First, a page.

A series of remarks on the draft Law on Inspection Supervision in the Environment
The Civil Inspection Council (GIS) identified a number of remarks on the Draft Law on Inspection Supervision in the Environment, which was published by the Ministry of Environment and Physical Planning, and demands to be involved in a working group for finalization of the draft text of law.
The draft Law does not clearly define the competencies of the state and authorized inspectors and the manner of mutual coordination, does not provide control mechanisms against inappropriate, irresponsible and corrupt implementation of the inspection supervision and also does not provide ways for technological development and equipping of the key inspectorates – these are the key remarks of the GIS representatives presented today at the press conference.
“Under the proposed legal solution, the inspectors are becoming bureaucrats who have to pursue policies and write strategies and programs, instead of fighting the environmental pollution. It lacks real tools, so that the State Environmental Inspectorate is not a bureaucratic, but a well-trained and well-equipped institution”, said Liljana Popovska, coordinator of the Civil Inspection Council.
She adds that the draft Law does not provide public participation in monitoring of the work of the inspection services. “We propose the Civil Inspection Council to be incorporated formally, as a structure, to act as an active civil control mechanism over the work of the Inspectorate and to provide a mandatory information platform for transparency of the pollution reporting process, through the implementation of the inspection supervision and until measures are imposed”, said Popovska.
GIS also says that the draft Law does not include mandatory standard operational procedures and checklists during inspection supervision, which could result in lack of objectivity of the inspectors as well as legal uncertainty among the entities that will be subject to inspection supervision.
“The proposed legal provisions that determine the form and content of the forms and the acts are in direct collision with the Law on Inspection Supervision, which could result in existence of parallel systems for coordination and strategic planning as well as a conflict of competencies between the State Inspectorate for Environment and the Inspection Council when it comes to inspection in all areas”, says Kiril Ristovski from CED Florozon. He also thinks the draft Law fails to recognize enough the necessity for interinstitutional cooperation in the implementation of the inspection supervision.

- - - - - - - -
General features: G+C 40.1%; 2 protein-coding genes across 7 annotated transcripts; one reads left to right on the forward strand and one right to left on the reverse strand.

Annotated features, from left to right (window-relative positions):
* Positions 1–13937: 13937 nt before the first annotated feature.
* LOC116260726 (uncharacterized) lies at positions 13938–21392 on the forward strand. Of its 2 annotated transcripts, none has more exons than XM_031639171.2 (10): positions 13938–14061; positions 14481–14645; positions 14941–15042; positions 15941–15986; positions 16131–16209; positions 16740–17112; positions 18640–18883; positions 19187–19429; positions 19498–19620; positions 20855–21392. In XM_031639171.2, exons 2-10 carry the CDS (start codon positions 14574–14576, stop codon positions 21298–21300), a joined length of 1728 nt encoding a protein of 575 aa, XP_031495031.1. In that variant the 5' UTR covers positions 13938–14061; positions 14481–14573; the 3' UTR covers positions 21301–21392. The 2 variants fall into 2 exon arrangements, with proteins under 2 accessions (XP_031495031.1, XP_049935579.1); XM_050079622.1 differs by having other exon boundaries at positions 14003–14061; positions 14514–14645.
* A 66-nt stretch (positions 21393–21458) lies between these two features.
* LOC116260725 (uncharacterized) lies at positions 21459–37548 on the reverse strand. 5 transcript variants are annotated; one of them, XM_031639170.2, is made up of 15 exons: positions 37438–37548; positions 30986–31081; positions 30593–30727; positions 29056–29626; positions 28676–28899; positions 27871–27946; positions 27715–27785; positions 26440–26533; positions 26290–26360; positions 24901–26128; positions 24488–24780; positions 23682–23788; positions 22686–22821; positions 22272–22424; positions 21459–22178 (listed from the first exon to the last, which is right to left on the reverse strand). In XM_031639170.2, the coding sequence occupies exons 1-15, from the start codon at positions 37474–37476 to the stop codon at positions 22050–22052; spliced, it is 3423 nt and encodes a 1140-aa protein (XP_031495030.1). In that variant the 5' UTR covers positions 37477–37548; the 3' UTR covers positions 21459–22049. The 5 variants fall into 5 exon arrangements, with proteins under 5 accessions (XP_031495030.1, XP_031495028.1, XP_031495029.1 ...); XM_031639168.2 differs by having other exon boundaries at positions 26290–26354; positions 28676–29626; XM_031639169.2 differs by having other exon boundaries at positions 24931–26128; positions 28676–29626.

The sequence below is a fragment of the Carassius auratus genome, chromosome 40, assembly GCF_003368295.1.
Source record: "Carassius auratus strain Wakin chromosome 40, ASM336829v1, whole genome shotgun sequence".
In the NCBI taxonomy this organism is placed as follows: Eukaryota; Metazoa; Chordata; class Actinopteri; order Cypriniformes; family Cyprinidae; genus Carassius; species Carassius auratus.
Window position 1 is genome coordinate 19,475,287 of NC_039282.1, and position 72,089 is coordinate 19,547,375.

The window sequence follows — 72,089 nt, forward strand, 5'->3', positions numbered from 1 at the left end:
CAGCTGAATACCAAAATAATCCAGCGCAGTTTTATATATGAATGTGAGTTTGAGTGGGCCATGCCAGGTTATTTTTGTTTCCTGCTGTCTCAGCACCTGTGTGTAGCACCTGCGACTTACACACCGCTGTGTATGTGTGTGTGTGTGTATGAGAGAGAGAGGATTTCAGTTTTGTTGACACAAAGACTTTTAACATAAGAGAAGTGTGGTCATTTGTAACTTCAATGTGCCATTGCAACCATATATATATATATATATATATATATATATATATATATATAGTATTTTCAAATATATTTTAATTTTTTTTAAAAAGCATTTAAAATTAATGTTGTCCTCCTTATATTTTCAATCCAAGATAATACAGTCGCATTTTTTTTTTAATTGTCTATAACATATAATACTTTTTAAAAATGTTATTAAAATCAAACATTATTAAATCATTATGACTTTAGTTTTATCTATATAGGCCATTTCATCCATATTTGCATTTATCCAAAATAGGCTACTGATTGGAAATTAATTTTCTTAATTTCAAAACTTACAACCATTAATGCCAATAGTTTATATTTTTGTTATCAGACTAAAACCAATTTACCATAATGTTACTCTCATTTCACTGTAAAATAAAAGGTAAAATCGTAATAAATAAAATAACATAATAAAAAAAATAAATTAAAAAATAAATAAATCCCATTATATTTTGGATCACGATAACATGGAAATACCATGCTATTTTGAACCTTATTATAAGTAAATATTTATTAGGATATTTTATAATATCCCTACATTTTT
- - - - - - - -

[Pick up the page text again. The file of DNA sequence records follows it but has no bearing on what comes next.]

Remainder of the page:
The law expert, Zharko Hadji Zafirov, says that the draft Law creates confusion on what, exactly, the Law aims to regulate.
“By distinguishing the competencies, structure and operation of the State Inspectorate for Environment, we will have a quality legal solution, because it is very difficult to unite the competencies in the implementation of the environmental inspection on state and local level. The political objective of this Law is to bring these competencies closer and achieve cohesion on those two levels. However, on the other hand, it is necessary to make things clear and harmonize them with all other laws that regulate the institutional setup of the bodies on central and local level”, says Hadji Zafirov.
The draft Law is also not clear on how did the Ministry of Environment and Physical Planning assessed that the adoption of the Law has no financial and budget implication, especially in view of the fact that the draft Law imposes an obligation to hire at least one certified environmental inspector in the municipalities.
Today’s press event of the Civil Inspection Council was implemented in the frames of the lobbying and advocacy campaign “Clear It All”, implemented by the Institute for Communication Studies.